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  6. 2014
  7. The POP-UP House / TallerDE2 Arquitectos

The POP-UP House / TallerDE2 Arquitectos

  • 01:00 - 30 December, 2014
  • Translated by Lorena Quintana
The POP-UP House / TallerDE2 Arquitectos
The POP-UP House / TallerDE2 Arquitectos, © Miguel de Guzmán
© Miguel de Guzmán

© Miguel de Guzmán © Miguel de Guzmán © Miguel de Guzmán © Miguel de Guzmán +13

  • Collaborators

    Cruz Calleja
  • Construction

    Fedeclima -Paco Ferrero
  • Woodwork

    José Leal Fernández
  • Client

    Juan Dominguez
  • More SpecsLess Specs

From the architect. Residence for a Metropolitan Single

'The POP-UP House' is a comprehensive intervention in a house in a Madrid residential building from the mid-twentieth century to a newly emancipated user.

© Miguel de Guzmán
© Miguel de Guzmán

'The POP-UP House' is an experiment that investigates the intersection of two situations: on one hand, it is an exploration of a sociological phenomenon linked to the growing number of single-person households in the metropolis -called "single phenomenon" (1); and on the other, it is the test of the accomplice infiltration- because it is individual and interactive -of thin furniture of domestic infrastructure (2).

© Miguel de Guzmán
© Miguel de Guzmán

1. Single Phenomenon

One of the global phenomena linked to more developed countries is that of single-person households for "single" users. Apart from the massive phenomenon of shared houses, internet and social networks have recently favored a domestic alternative that shows that to "live alone amounts to no longer be alone"; living alone is a new model powered by the increase in life expectancy, the emancipation of women and the number of young professionals who do not want to share.

© Miguel de Guzmán
© Miguel de Guzmán

In countries like Germany, France, UK and Japan around 40% of homes are occupied by a single person. In the US there are 30 million "singles". It is surprising that in Spain, despite the recent economic crisis, such households are increasing. 'The POP-UP House' does not attempt to make an optimal domestic protocol phenomenon, but seeks to test a response that explores the potential of this reality.

Diagram
Diagram

2. Building Thin Furniture of Domestic Infrastructure

In a first action, we delete the existing that is expendable, the partitions linked to an obsolete domesticity, oblivious to the new user. The structure remains, and the obsessions of a new inhabitant.

© Miguel de Guzmán
© Miguel de Guzmán

We define the infrastructural units of a single person house like the specialized bags of Toland Grinnell, functional elements which when opened will occupy the space needed to be inhabited. The facilities associated with a traditional room become independent and dispersed, offering new domestic opportunities: we no longer speak of a bathroom, but a shower, a sink, a toilet, a tap, mirror, etc. With these individual components we open a catalog of possibilities; here, the client interacts when he chooses, discards and redefines. We assemble these 54 units in an infrastructural element -more than aesthetic- that is dense and operational. By infiltrating this individual and interactive supplement to the house, it tangles forming a maze.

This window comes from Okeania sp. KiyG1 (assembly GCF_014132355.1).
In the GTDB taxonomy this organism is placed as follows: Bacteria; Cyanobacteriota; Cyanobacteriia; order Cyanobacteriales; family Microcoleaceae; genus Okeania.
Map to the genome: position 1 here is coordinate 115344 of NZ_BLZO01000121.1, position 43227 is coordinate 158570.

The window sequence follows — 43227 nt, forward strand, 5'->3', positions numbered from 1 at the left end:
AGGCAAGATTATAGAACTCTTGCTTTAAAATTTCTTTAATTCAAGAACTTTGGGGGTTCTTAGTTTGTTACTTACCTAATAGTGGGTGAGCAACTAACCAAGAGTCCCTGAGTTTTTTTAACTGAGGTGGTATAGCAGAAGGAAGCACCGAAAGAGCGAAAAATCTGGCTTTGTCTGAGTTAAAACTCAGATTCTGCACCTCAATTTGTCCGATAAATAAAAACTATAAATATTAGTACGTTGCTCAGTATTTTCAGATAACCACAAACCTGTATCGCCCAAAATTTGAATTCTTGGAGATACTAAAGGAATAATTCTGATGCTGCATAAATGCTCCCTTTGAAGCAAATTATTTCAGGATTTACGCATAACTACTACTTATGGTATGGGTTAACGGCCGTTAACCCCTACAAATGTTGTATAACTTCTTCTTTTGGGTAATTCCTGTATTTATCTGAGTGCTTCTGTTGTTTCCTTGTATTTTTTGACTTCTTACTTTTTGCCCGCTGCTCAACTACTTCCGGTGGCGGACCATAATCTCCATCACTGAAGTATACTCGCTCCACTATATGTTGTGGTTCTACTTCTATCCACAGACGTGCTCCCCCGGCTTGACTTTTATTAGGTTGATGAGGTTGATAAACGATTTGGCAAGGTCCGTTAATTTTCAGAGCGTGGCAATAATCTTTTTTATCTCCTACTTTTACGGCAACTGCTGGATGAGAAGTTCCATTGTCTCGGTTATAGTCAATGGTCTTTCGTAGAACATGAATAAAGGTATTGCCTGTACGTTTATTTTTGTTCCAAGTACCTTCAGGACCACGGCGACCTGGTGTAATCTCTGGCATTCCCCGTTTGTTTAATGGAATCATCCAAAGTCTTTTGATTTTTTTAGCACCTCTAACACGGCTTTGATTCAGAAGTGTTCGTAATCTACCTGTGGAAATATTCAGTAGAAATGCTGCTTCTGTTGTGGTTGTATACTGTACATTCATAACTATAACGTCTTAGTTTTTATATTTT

© Miguel de Guzmán
© Miguel de Guzmán

This unifying element does not move, it unfolds. It is anchored to the building, leaving a generic space around it-laboratory of experiences, relationships, tolerances, overlays, multiplicities. This space is activated when the infrastructural furniture is used. When it is opened and closed, deployed and collapsed, slid and swung, the house is restructured, it expands, becomes fragmented, is connected, is isolated. This room does not contain a closet, the closet contains a bedroom.

Diagram
Diagram

The furniture is thin. The thinning strategy focuses on the elements that are usually unusable: the partitions between rooms, building services, vertical chutes, etc. It takes advantage of the acoustic, insulation, partition and permeable capabilities of the elements. In the previous conventional house, just over 50% of the floor area was intended for available space, corseted in rooms; with the new configuration, the user has 77% of the floor space to appropriate freely.

© Miguel de Guzmán
© Miguel de Guzmán

This infrastructure is built with a single economic and versatile material, oriented strand panel. While the exterior is uniform with a unique image, the interior furniture is unique, tiles and paper provide the color and design of elegant classic suitcase linings.

Location to be used only as a reference. It could indicate city/country but not exact address. Cite: "The POP-UP House / TallerDE2 Arquitectos" [The POP-UP House / TallerDE2 Arquitectos] 30 Dec 2014. ArchDaily. (Trans. Quintana, Lorena) Accessed . <http://www.archdaily.com/582297/the-pop-up-house-tallerde2-arquitectos/>
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3 Comments

Cheryl Wood · January 08, 2015

Fun project with simple materials. Lets hope that they used an off-gassing sealant on the panels.

uralmash · January 04, 2015

allocation of phenol

It wasnt me · December 31, 2014

Ever heard of formaldehyde?

collin tan · December 31, 2014 07:49 PM

It helps with persevering their hipster youth look

···

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© Miguel de Guzmán

The POP-UP House / TallerDE2 Arquitectos